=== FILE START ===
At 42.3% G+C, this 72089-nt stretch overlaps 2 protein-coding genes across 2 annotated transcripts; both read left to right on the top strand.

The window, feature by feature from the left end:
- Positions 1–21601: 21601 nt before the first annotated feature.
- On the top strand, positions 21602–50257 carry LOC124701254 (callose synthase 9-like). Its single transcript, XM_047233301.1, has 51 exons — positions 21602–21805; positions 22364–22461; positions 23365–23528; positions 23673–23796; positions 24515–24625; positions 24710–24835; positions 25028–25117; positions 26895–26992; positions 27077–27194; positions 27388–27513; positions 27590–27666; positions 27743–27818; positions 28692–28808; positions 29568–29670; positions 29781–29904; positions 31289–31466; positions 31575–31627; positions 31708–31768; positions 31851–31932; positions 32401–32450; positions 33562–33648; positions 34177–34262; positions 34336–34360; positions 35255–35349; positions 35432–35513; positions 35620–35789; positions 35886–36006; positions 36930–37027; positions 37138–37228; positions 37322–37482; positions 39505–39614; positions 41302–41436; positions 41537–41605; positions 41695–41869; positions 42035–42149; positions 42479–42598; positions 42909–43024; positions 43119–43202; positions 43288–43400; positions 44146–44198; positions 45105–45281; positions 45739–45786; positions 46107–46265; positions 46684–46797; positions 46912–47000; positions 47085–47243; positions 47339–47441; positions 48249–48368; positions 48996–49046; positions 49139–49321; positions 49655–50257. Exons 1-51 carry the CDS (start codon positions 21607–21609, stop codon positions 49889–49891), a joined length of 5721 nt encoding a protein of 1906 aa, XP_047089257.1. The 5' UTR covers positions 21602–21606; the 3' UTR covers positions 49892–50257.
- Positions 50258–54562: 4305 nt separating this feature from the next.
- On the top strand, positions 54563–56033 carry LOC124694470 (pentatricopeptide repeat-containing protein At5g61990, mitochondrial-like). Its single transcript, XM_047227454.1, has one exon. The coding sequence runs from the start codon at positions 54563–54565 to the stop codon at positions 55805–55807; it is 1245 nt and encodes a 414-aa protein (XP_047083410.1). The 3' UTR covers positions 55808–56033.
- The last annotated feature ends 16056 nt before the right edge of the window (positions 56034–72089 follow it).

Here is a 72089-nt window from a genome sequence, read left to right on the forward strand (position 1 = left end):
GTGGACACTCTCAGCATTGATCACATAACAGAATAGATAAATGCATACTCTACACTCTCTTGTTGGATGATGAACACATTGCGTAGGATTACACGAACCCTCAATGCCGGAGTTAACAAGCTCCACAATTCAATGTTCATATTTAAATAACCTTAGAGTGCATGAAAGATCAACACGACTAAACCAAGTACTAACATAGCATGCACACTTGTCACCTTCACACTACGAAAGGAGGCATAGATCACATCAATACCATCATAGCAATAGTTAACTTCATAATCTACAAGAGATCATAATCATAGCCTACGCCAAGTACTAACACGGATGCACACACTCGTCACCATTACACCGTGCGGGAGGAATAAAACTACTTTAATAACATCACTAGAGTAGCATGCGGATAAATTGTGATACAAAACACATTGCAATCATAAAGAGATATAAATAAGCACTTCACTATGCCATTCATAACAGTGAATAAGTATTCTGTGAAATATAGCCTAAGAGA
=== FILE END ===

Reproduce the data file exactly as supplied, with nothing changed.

At 42.3% G+C, this 72089-nt stretch overlaps 2 protein-coding genes across 2 annotated transcripts; both read left to right on the top strand.

The window, feature by feature from the left end:
- Positions 1–21601: 21601 nt before the first annotated feature.
- On the top strand, positions 21602–50257 carry LOC124701254 (callose synthase 9-like). Its single transcript, XM_047233301.1, has 51 exons — positions 21602–21805; positions 22364–22461; positions 23365–23528; positions 23673–23796; positions 24515–24625; positions 24710–24835; positions 25028–25117; positions 26895–26992; positions 27077–27194; positions 27388–27513; positions 27590–27666; positions 27743–27818; positions 28692–28808; positions 29568–29670; positions 29781–29904; positions 31289–31466; positions 31575–31627; positions 31708–31768; positions 31851–31932; positions 32401–32450; positions 33562–33648; positions 34177–34262; positions 34336–34360; positions 35255–35349; positions 35432–35513; positions 35620–35789; positions 35886–36006; positions 36930–37027; positions 37138–37228; positions 37322–37482; positions 39505–39614; positions 41302–41436; positions 41537–41605; positions 41695–41869; positions 42035–42149; positions 42479–42598; positions 42909–43024; positions 43119–43202; positions 43288–43400; positions 44146–44198; positions 45105–45281; positions 45739–45786; positions 46107–46265; positions 46684–46797; positions 46912–47000; positions 47085–47243; positions 47339–47441; positions 48249–48368; positions 48996–49046; positions 49139–49321; positions 49655–50257. Exons 1-51 carry the CDS (start codon positions 21607–21609, stop codon positions 49889–49891), a joined length of 5721 nt encoding a protein of 1906 aa, XP_047089257.1. The 5' UTR covers positions 21602–21606; the 3' UTR covers positions 49892–50257.
- Positions 50258–54562: 4305 nt separating this feature from the next.
- On the top strand, positions 54563–56033 carry LOC124694470 (pentatricopeptide repeat-containing protein At5g61990, mitochondrial-like). Its single transcript, XM_047227454.1, has one exon. The coding sequence runs from the start codon at positions 54563–54565 to the stop codon at positions 55805–55807; it is 1245 nt and encodes a 414-aa protein (XP_047083410.1). The 3' UTR covers positions 55808–56033.
- The last annotated feature ends 16056 nt before the right edge of the window (positions 56034–72089 follow it).

Here is a 72089-nt window from a genome sequence, read left to right on the forward strand (position 1 = left end):
GTGGACACTCTCAGCATTGATCACATAACAGAATAGATAAATGCATACTCTACACTCTCTTGTTGGATGATGAACACATTGCGTAGGATTACACGAACCCTCAATGCCGGAGTTAACAAGCTCCACAATTCAATGTTCATATTTAAATAACCTTAGAGTGCATGAAAGATCAACACGACTAAACCAAGTACTAACATAGCATGCACACTTGTCACCTTCACACTACGAAAGGAGGCATAGATCACATCAATACCATCATAGCAATAGTTAACTTCATAATCTACAAGAGATCATAATCATAGCCTACGCCAAGTACTAACACGGATGCACACACTCGTCACCATTACACCGTGCGGGAGGAATAAAACTACTTTAATAACATCACTAGAGTAGCATGCGGATAAATTGTGATACAAAACACATTGCAATCATAAAGAGATATAAATAAGCACTTCACTATGCCATTCATAACAGTGAATAAGTATTCTGTGAAATATAGCCTAAGAGA